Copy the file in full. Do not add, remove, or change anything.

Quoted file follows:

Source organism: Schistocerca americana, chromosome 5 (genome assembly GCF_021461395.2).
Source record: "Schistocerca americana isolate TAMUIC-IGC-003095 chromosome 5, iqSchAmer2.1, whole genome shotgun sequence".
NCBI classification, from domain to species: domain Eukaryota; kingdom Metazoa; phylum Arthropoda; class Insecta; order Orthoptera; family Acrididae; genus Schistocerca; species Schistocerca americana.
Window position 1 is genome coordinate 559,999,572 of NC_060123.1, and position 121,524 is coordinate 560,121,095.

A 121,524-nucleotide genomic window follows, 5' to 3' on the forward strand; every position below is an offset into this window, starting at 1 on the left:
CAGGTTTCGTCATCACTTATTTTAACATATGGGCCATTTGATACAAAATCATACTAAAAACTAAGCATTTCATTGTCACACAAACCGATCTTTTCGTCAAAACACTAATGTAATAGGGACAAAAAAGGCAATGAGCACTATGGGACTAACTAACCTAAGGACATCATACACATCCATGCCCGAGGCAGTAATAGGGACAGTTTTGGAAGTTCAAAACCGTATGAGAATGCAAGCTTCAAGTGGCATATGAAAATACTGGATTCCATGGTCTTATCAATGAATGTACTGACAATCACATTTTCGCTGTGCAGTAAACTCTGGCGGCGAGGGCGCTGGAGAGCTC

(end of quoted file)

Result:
Source organism: Schistocerca americana, chromosome 5 (genome assembly GCF_021461395.2).
Source record: "Schistocerca americana isolate TAMUIC-IGC-003095 chromosome 5, iqSchAmer2.1, whole genome shotgun sequence".
NCBI classification, from domain to species: domain Eukaryota; kingdom Metazoa; phylum Arthropoda; class Insecta; order Orthoptera; family Acrididae; genus Schistocerca; species Schistocerca americana.
Window position 1 is genome coordinate 559,999,572 of NC_060123.1, and position 121,524 is coordinate 560,121,095.

A 121,524-nucleotide genomic window follows, 5' to 3' on the forward strand; every position below is an offset into this window, starting at 1 on the left:
CAGGTTTCGTCATCACTTATTTTAACATATGGGCCATTTGATACAAAATCATACTAAAAACTAAGCATTTCATTGTCACACAAACCGATCTTTTCGTCAAAACACTAATGTAATAGGGACAAAAAAGGCAATGAGCACTATGGGACTAACTAACCTAAGGACATCATACACATCCATGCCCGAGGCAGTAATAGGGACAGTTTTGGAAGTTCAAAACCGTATGAGAATGCAAGCTTCAAGTGGCATATGAAAATACTGGATTCCATGGTCTTATCAATGAATGTACTGACAATCACATTTTCGCTGTGCAGTAAACTCTGGCGGCGAGGGCGCTGGAGAGCTC